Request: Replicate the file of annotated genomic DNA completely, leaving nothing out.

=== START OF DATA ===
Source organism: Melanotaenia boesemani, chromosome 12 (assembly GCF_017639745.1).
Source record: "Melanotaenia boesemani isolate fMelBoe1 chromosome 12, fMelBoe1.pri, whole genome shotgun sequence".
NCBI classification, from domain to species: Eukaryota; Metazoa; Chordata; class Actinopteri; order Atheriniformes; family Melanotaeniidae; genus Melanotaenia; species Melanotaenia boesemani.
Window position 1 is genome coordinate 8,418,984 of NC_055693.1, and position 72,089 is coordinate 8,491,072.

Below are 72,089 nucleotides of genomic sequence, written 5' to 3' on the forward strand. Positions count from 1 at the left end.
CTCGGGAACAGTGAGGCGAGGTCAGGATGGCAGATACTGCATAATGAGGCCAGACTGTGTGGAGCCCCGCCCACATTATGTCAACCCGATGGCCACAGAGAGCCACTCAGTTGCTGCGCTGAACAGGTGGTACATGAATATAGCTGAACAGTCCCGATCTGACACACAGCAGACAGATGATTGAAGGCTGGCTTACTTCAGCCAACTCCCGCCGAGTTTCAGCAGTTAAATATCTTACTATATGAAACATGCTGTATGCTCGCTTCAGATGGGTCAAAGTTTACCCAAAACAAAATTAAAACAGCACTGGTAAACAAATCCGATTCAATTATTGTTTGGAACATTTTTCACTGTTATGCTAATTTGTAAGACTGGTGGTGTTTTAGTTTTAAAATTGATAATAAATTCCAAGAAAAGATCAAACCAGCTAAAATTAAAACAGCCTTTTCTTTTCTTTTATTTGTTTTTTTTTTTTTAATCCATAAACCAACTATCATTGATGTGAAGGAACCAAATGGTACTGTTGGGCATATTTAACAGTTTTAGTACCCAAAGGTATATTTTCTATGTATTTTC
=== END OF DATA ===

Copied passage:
Source organism: Melanotaenia boesemani, chromosome 12 (assembly GCF_017639745.1).
Source record: "Melanotaenia boesemani isolate fMelBoe1 chromosome 12, fMelBoe1.pri, whole genome shotgun sequence".
NCBI classification, from domain to species: Eukaryota; Metazoa; Chordata; class Actinopteri; order Atheriniformes; family Melanotaeniidae; genus Melanotaenia; species Melanotaenia boesemani.
Window position 1 is genome coordinate 8,418,984 of NC_055693.1, and position 72,089 is coordinate 8,491,072.

Below are 72,089 nucleotides of genomic sequence, written 5' to 3' on the forward strand. Positions count from 1 at the left end.
CTCGGGAACAGTGAGGCGAGGTCAGGATGGCAGATACTGCATAATGAGGCCAGACTGTGTGGAGCCCCGCCCACATTATGTCAACCCGATGGCCACAGAGAGCCACTCAGTTGCTGCGCTGAACAGGTGGTACATGAATATAGCTGAACAGTCCCGATCTGACACACAGCAGACAGATGATTGAAGGCTGGCTTACTTCAGCCAACTCCCGCCGAGTTTCAGCAGTTAAATATCTTACTATATGAAACATGCTGTATGCTCGCTTCAGATGGGTCAAAGTTTACCCAAAACAAAATTAAAACAGCACTGGTAAACAAATCCGATTCAATTATTGTTTGGAACATTTTTCACTGTTATGCTAATTTGTAAGACTGGTGGTGTTTTAGTTTTAAAATTGATAATAAATTCCAAGAAAAGATCAAACCAGCTAAAATTAAAACAGCCTTTTCTTTTCTTTTATTTGTTTTTTTTTTTTTAATCCATAAACCAACTATCATTGATGTGAAGGAACCAAATGGTACTGTTGGGCATATTTAACAGTTTTAGTACCCAAAGGTATATTTTCTATGTATTTTC